EPS is a 965-MW facility located in western San Diego County, situated in the City of Carlsbad along the east coast of the Pacific Ocean. The power plant is bounded on the west by the Pacific Ocean, on the north by Agua Hedionda Lagoon, and on the south by the City of Carlsbad. EPS is owned by NRG (2006) and operated by Cabrillo Power I, LLC. EPS began operation in 1954. The intake structure, serving all five steam powered units, is located at the south end of Agua Hedionda Lagoon. The maximum flow design of the CWS is 595,340 gpm. A total of one dead and two live green sea turtles were entrained from 1982-2006.

The EPS conservation plan outlines the monitoring and reporting procedures required by NMFS in the event of a sea turtle take. The Southwest Region (SWR) Stranding Coordinator is immediately contacted after the discovery of a live or dead sea turtle. Completion and submission of a report, including photographs and biological information, is due to NMFS within 30 days of the incident. Training on handling and tagging procedures for sea turtles is provided to EPS personnel. Metal rails are in place at the forebay entrance which prevents animals from entering further into the CWS system. EPS could not identify any additional practicable alternatives that would mitigate the existing condition related to its impact on sea turtles.

Reliant Energy Ormond Beach Generating Station (OBGS)

Reliant Energy Ormond Beach Generating Station (OBGS) is a two-unit, 1,500- MW gas-fueled, steam-electric generating facility located near the California coast town of Oxnard, southeast of the entrance to Port Hueneme. The plant is approximately 48 km south of Santa Barbara, and 97 km north of Los Angeles. The plant is owned by Reliant Energy and is currently being operated by Southern California Edison Company personnel. Ocean water for cooling purposes is supplied via a single cooling water system. The facility consists of two gas-fueled steam-electric units fed with cooling water via the CWS. Four circulating water pumps operate with a total capacity of 476,000 gpm. One live green sea turtle was entrained at the facility from 1982-2006.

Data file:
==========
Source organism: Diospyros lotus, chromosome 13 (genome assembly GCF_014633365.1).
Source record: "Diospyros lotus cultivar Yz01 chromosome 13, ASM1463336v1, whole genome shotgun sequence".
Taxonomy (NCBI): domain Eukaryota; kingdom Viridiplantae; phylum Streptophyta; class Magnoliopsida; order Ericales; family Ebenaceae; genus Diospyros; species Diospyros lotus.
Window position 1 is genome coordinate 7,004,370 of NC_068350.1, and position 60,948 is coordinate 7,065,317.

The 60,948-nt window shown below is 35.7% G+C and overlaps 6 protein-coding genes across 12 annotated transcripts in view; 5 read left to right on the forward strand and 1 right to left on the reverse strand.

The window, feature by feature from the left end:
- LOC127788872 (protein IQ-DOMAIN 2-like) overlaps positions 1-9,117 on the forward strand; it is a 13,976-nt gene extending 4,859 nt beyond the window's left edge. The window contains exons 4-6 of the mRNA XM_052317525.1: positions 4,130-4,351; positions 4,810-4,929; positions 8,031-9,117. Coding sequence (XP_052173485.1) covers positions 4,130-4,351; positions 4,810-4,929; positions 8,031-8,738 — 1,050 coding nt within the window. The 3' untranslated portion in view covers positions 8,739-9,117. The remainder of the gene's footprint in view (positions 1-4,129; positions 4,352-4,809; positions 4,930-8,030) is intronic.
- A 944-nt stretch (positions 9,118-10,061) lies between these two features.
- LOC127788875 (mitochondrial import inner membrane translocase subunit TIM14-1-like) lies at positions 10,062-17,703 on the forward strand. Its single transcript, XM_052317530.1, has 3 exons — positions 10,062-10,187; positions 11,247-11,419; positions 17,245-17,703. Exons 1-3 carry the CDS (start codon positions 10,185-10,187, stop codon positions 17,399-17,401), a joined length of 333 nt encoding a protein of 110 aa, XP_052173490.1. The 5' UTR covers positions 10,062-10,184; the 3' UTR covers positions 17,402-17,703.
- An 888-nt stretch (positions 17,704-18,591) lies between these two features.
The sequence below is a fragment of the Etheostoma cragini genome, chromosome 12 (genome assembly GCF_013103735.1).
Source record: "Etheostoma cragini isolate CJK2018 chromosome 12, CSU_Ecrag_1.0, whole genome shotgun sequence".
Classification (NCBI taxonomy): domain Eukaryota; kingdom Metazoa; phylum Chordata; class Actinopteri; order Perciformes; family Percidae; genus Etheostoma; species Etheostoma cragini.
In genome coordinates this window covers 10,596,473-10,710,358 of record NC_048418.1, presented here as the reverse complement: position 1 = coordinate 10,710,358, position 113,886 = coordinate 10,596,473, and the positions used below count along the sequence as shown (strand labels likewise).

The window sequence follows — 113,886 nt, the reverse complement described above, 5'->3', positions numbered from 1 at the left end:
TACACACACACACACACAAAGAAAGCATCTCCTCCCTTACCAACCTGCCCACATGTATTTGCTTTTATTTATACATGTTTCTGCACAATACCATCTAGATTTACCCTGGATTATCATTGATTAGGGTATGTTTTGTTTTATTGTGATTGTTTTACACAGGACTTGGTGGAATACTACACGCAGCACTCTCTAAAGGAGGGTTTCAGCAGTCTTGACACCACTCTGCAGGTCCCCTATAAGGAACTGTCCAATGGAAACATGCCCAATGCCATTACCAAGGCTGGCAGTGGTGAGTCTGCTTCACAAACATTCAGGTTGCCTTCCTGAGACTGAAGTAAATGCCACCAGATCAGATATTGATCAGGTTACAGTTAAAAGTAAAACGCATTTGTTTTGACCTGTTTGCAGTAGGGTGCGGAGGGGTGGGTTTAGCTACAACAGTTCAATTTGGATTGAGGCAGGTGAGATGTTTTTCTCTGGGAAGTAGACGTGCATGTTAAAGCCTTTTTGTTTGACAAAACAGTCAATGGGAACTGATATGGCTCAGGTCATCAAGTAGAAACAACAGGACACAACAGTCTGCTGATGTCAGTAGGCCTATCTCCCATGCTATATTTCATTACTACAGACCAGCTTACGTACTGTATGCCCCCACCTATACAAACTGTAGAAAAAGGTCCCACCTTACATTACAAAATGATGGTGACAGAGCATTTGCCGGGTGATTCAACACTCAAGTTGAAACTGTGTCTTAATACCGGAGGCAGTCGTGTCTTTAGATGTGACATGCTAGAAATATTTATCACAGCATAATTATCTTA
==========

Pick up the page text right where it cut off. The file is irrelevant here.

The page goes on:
The OGBS conservation plan anticipates the rare entrainment of sea turtles. Daily monitoring of the CWS is conducted to detect and report the presence of sea turtles. OGBS consultants have developed procedures to rescue live animals using cargo nets and return healthy turtles back to the ocean immediately. Injured turtles are released to a NMFS authorized animal rehabilitation facility. Full reports of all sea turtles found at the station are delivered to NMFS within one month of the incident. Training in sea turtle identification, rescue, tagging, and biological sampling are provided to Operations personnel. OGBS explored numerous options for reducing the impact on sea turtles but no physical measures are available that could effectively limit the entrainment of sea turtles. OGBS has proposed financial mitigation by offering $1,000 to a fund approved by NMFS for the preservation of sea turtles for the take of any sea turtle, attributable to the operation of the facility.

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Dated: April 7, 2008.

David Cottingham,

Chief, Marine Mammal and Turtle Division, National Marine Fisheries Service.

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[FR Doc. E8-7788 Filed 4-10-08; 8:45 am]

BILLING CODE 3510-22-S